Empowering consumers to increase recycling

Increasing the use of reverse vending machines through consumer empowerment

Coca-Cola Great Britain Pilots Reverse Vending Machines

Getting consumers to recycle can be a challenge in and of itself. But what happens when consumers recycle incorrectly? The increase in single-stream recycling programs has resulted in substantial contamination (i.e., the rate of unrecyclable or contaminated material mixed in with recyclables). Some estimates suggest that there is an average of 25% contamination in the materials collected in single-stream recycling receptacles, up from just 7% a decade ago. This often results in large amounts of otherwise recyclable material being sent to the landfill, because it is too contaminated to be recycled. Reverse Vending Machines, or RVMs, are machines that accept empty bottles and cans, thereby helping to avoid contamination in recycling.

The goal of this research is to identify the optimal strategies to increase recycling via RVMs. Two interrelated strategies that can be effective in motivating desired behavior, such as recycling, are consumer choice and consumer empowerment. Further research is needed to understand if the size of a donation matters to motivate material recovery. Optimally, a firm wanting to encourage use of RVMs wants to neither expend unnecessary resources nor invite unintended consequences. Additionally, research has found that consumer empowerment can increase consumer motivation to behave in ways that benefit a firm. Specifically, giving consumers the opportunity to vote for an important firm decision, like the recipient of the firm’s donations, fosters a collaborative relationship with the firm, increasing desired behaviors, such as patronage and loyalty. Thus, we propose to test if giving consumers a voice in how recyclable materials are used can further motivate materials recovery via RVMs.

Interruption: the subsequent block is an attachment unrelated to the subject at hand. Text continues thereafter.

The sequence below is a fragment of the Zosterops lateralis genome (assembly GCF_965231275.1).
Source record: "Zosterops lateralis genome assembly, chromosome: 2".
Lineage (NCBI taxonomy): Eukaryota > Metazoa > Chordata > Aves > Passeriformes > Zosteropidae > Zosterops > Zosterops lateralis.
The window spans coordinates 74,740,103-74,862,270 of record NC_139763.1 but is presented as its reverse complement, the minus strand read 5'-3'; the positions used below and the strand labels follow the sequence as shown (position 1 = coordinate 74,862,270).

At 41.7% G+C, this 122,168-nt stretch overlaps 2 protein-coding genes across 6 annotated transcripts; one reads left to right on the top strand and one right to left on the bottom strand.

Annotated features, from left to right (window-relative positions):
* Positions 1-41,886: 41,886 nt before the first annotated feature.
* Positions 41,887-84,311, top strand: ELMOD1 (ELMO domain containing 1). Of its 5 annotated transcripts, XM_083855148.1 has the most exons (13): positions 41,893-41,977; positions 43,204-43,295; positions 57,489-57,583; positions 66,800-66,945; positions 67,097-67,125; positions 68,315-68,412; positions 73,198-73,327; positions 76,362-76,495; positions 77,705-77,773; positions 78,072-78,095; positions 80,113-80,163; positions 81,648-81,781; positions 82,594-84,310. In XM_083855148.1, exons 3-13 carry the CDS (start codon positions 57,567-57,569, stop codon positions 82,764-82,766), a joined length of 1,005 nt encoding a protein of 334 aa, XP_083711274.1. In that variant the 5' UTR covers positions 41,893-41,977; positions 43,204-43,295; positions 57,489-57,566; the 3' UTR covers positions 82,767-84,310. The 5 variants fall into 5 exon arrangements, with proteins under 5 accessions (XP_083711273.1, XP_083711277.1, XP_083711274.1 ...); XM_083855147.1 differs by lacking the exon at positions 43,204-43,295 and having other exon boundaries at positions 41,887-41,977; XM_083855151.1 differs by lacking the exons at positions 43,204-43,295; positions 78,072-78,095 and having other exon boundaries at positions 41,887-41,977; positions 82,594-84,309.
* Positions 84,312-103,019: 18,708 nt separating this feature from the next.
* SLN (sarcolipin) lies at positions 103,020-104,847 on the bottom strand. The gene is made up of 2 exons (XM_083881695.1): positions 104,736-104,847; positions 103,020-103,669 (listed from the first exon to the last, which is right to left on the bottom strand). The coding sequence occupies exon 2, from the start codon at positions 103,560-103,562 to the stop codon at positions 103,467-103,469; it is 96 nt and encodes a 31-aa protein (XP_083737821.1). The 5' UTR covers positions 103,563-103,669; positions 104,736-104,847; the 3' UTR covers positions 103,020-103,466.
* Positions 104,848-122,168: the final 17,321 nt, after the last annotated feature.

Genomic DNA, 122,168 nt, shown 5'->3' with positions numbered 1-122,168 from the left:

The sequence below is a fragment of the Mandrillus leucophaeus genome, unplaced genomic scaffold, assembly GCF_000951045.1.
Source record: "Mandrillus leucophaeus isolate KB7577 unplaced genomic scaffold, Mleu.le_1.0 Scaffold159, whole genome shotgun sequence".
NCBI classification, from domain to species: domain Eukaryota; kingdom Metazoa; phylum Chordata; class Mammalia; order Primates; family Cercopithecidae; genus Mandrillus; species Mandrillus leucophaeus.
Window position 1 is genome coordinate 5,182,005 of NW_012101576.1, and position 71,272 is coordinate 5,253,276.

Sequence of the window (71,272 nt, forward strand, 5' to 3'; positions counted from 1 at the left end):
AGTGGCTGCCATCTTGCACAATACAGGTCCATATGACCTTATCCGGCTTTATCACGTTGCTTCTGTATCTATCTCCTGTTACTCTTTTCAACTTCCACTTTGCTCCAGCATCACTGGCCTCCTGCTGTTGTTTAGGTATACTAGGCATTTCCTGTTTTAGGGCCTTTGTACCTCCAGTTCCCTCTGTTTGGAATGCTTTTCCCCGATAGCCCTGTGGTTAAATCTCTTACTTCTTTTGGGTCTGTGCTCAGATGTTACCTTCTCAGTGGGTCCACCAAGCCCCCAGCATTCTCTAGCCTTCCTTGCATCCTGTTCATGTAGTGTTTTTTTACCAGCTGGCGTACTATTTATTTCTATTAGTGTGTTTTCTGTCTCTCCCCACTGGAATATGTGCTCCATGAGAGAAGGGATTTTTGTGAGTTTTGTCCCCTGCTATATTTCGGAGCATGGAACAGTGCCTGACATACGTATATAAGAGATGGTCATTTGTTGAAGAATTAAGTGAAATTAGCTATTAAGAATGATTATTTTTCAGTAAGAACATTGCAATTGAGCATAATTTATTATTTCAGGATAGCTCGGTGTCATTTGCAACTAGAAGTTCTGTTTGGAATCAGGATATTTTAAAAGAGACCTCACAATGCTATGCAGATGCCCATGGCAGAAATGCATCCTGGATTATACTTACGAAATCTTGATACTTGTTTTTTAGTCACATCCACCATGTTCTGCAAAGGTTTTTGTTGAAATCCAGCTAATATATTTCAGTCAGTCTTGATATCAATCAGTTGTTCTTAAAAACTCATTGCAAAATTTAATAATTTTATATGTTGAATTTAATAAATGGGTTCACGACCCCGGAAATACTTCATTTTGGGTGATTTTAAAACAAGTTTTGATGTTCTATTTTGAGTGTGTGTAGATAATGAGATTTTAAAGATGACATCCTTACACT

Through a set of three field experiments and supplementary lab studies, we will study 1) what is the most efficient size of a donation to increase RVM use while reducing costs to the firm? and 2) What type of consumer empowerment (donation-voting vs. production-voting) is most effective at promoting use of the RVM machines?

Methods: We will run 3 field experiments, whereby a set of RVMs will be installed in a large (upwards of 20,000 seats) event space. We will manipulate messaging on the RVMs and signage around the event space per experimental condition. In addition to evaluating RVM use in the field, our research will also incorporate user intercept surveys and lab experiments to understand consumer impressions of the messaging.

Significance: This research will identify strategies to promote contamination-free recycling via RVM use.

Project Phase: Research protocol development

Collaborators: The project PI is Dr. Grant Donnelly (OSU Fisher)

Funding acknowledgement: The Coca-Cola company.